Under the New Deal, people between 18 and 24 who have been unemployed for more than six months will be given opportunities to move into jobs or education or training.
Ministers want to test the views of those on the ground, to build on existing partnerships and encourage new ones, particularly with the 457 further education colleges.
England, Scotland, Wales and Northern Ireland will all have advisory task forces charged with bringing to the New Deal an external non-Government perspective. It will report through David Blunkett, Education and Employment Secretary, and employment minister Andrew Smith to the Cabinet committee set up to oversee the whole Welfare to Work initiative.
Ministers see the co-operation of colleges as vital to stop the New Deal from being another scheme cooked up by Whitehall and rushed through without regard to participants' views.
Mr Smith said: "We are not in the business of introducing yet another Government scheme. Indeed, we have failed if the New Deal is seen as a product of central government at all. The business sector, the voluntary sector, local government and the trade unions will all need to play their part if we are to succeed."
Meanwhile, advice for the minister is coming from every direction. David Compston, chairman of Manchester TEC, told Mr Smith: "In some parts of the country a quarter of the population or more are unemployed. We must not have short-term solutions."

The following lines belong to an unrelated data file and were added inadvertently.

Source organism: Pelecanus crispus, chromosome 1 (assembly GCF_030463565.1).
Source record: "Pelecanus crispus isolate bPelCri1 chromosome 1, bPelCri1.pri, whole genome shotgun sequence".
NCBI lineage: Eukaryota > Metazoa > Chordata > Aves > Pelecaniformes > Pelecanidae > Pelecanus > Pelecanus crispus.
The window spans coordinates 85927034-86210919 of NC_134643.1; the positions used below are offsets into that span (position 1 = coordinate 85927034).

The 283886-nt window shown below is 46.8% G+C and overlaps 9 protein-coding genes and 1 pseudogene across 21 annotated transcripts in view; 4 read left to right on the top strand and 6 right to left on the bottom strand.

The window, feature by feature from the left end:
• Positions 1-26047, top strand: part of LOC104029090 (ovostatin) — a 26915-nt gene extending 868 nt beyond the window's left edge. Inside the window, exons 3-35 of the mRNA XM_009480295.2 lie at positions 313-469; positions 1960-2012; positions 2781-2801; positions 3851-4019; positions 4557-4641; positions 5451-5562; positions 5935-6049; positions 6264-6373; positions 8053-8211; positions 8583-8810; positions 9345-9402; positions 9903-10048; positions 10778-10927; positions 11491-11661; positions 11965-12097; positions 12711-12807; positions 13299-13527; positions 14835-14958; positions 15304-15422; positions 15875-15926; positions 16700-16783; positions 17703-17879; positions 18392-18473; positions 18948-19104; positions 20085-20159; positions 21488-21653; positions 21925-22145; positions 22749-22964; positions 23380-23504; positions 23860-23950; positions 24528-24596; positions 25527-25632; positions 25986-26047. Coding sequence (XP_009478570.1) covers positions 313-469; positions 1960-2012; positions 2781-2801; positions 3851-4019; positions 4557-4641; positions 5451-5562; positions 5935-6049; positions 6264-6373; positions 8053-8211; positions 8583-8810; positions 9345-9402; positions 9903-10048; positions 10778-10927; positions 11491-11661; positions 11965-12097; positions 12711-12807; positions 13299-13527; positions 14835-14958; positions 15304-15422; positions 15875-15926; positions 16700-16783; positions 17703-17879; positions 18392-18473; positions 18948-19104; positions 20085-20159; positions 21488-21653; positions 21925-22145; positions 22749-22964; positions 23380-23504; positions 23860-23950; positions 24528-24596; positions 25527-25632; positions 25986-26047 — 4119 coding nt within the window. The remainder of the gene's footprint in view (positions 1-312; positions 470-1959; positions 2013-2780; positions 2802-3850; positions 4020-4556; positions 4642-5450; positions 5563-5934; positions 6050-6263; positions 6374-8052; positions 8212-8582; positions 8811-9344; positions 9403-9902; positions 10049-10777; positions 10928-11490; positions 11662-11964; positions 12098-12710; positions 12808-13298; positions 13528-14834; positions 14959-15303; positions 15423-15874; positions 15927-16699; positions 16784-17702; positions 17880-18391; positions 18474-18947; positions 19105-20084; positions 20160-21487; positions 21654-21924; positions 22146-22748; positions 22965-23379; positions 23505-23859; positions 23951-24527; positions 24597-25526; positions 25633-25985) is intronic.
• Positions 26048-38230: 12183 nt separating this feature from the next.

Chris Humphries, chief executive of the TEC National Council, said it was time to reform partnerships to deliver what the Government wanted.
"We need evidence that six months from the end of the programme we find a significantly greater number of people in sustainable employment. There is a real need to ensure that the jobs that are filled are related to local skills shortages."
The Local Government Association has been exploring its role with the Government. David Sparks, chair of their economic regeneration committee, said: "People have been looking at the the question of long-term unemployment for as long as there has been industrialisation. If we do not have locally determined solutions with the local community then we will pressurise people into schemes, rather than provide real and lasting jobs."
Bill Callaghan, the TUC's chief economist, said schemes should be high quality and effective on the ground. Unions had a key role to play in monitoring schemes. He also stressed child care provision to enable people to take part in programmes and the need to pay people the equivalent rate for the job.